“Terrible flat water!” he announced. “Tastes as if it come out o' the cistern.” But the others could find no fault with it, and Sereno drained the pail.

“Pretty good, I call it,” he said; and Mrs. Pike rejoined,—

“You always was pretty particular about water, father.”

But Eli still shook his head, and ejaculated, “Brackish, brackish!” as he began to put the bit in Doll's patient mouth. He was thinking, with a passion of loyalty, of the clear, ice-cold water at home, which had never been shut out, by a pump, from the purifying airs of heaven, but lay where the splashing bucket and chain broke, every day, the image of moss and fern. His throat grew parched and dry with longing.

When they were within three miles of the sea, it seemed to them that they could taste the saltness of the incoming breeze; the road was ankle-deep in dust; the garden flowers were glaring in their brightness. It was a new world. And when at last they emerged from the marsh-bordered road upon a ridge of sand, and turned a sudden corner, Mrs. Pike faced her husband in triumph.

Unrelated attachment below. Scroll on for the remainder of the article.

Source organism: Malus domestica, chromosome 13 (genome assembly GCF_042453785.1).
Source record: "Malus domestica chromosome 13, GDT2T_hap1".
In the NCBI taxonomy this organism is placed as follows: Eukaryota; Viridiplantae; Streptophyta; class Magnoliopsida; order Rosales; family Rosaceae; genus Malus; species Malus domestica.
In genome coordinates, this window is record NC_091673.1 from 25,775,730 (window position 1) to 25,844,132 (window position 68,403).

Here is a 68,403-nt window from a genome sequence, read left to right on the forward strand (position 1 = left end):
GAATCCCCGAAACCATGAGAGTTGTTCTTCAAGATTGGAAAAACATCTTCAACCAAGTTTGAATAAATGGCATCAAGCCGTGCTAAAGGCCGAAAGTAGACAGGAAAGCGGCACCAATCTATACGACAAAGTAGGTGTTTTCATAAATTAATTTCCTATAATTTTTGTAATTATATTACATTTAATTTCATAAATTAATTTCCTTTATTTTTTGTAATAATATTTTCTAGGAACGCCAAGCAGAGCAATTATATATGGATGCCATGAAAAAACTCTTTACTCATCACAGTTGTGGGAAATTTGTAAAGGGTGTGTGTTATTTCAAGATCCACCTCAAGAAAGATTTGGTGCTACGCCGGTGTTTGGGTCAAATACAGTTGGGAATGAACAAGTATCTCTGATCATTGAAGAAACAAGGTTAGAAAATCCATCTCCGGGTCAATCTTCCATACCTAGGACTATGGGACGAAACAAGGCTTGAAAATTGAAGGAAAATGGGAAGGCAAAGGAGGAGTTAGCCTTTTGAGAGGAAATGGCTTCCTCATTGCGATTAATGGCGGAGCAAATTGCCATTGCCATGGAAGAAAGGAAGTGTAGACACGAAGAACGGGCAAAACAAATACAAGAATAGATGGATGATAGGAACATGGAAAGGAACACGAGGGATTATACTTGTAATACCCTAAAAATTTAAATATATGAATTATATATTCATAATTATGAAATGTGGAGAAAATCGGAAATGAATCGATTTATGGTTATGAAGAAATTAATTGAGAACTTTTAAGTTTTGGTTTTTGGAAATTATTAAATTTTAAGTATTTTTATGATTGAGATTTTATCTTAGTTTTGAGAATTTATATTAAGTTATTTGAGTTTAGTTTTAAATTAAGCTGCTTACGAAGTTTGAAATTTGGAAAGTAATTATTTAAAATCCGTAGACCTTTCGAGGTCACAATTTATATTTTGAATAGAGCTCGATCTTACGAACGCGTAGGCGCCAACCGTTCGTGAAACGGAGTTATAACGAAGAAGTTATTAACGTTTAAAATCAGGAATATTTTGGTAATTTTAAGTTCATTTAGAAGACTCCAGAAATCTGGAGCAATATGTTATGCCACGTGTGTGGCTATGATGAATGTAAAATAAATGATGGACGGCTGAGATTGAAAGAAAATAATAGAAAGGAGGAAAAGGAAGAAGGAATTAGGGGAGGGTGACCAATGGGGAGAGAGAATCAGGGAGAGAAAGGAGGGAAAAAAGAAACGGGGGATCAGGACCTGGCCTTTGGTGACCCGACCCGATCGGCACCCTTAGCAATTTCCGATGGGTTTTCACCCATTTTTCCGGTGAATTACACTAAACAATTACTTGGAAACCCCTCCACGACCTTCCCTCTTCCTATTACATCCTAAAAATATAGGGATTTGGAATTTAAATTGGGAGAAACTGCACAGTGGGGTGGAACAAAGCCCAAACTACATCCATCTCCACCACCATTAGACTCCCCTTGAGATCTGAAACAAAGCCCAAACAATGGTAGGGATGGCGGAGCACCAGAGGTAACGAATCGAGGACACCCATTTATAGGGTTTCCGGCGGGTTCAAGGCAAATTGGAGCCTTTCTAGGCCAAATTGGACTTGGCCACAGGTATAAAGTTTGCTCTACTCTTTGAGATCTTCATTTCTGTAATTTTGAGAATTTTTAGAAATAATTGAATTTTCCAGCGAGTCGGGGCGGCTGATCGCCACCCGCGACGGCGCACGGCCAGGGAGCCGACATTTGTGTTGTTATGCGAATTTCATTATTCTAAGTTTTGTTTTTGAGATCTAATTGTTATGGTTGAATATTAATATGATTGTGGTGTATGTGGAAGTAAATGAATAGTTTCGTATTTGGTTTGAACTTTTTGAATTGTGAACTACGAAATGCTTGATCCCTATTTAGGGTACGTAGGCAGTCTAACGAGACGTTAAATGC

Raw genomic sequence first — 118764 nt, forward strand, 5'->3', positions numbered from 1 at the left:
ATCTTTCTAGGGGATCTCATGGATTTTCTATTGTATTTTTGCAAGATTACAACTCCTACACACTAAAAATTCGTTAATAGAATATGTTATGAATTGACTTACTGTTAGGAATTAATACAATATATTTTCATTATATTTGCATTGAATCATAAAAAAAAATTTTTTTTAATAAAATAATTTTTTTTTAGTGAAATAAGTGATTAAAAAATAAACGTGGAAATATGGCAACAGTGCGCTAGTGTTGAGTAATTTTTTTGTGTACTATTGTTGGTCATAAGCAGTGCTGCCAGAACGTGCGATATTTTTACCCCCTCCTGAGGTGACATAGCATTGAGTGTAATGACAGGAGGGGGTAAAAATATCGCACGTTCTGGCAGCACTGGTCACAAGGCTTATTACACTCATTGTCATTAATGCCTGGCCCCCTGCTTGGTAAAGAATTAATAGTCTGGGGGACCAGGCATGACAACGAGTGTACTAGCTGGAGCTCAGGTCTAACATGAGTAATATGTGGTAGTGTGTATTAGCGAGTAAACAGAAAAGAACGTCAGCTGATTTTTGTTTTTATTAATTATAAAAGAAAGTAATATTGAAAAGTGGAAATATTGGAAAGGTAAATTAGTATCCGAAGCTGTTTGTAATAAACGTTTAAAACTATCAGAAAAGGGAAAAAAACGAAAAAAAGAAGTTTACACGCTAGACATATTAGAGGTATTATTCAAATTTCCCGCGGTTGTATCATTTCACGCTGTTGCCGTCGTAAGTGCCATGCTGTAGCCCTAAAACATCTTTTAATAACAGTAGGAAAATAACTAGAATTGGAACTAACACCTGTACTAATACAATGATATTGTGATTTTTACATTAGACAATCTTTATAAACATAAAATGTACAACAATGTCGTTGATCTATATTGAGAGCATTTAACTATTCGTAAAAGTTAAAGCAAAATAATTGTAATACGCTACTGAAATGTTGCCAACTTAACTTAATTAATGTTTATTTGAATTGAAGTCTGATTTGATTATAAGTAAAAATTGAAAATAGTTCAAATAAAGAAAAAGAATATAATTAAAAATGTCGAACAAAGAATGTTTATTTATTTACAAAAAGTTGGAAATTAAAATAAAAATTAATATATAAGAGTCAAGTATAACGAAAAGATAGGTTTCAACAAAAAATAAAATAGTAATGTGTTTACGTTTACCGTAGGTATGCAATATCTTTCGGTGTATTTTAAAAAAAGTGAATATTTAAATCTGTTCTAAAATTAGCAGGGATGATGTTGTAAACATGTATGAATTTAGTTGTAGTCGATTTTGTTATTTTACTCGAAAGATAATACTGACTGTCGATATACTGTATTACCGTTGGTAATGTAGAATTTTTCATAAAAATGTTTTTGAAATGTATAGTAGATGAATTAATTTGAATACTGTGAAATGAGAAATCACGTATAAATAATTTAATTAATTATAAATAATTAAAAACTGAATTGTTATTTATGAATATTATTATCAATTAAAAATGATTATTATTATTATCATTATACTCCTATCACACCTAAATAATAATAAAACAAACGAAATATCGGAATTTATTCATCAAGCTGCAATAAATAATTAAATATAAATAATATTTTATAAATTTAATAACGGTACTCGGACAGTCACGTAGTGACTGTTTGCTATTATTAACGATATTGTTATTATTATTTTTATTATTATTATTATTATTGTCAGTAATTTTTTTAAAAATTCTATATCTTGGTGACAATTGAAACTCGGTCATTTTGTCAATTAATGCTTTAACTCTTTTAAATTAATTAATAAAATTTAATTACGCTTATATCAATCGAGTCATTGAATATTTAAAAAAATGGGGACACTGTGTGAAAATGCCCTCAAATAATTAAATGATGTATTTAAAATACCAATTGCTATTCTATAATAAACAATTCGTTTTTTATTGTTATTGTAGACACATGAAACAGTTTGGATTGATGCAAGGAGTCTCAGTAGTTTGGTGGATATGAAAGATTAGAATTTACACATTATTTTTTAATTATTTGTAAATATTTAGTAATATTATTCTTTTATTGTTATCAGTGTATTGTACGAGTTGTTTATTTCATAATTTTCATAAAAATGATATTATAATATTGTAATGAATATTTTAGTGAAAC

“There, father!” she cried. “There 'tis!”

But Eli's eyes were fixed on the dashboard in front of him. He looked pale.

“Why, father,” said she, impatiently, “ain't you goin' to look? It's the sea!”

“Yes, yes,” said Eli, quietly; “byme-by. I'm goin' to put the horses up fust.”

“Well, I never!” said Mrs. Pike; and as they drew up on the sandy tract where Sereno had previously arranged a place for their tents, she added, almost fretfully, turning to Hattie, “I dunno what's come over your father. There's the water, an' he won't even cast his eyes at it.”

But Hattie understood her father, by some intuition of love, though not of likeness.

“Don't you bother him, ma,” she said. “He'll make up his mind to it pretty soon. Here, le's lift out these little things, while they're unharnessin', and then they can get at the tents.”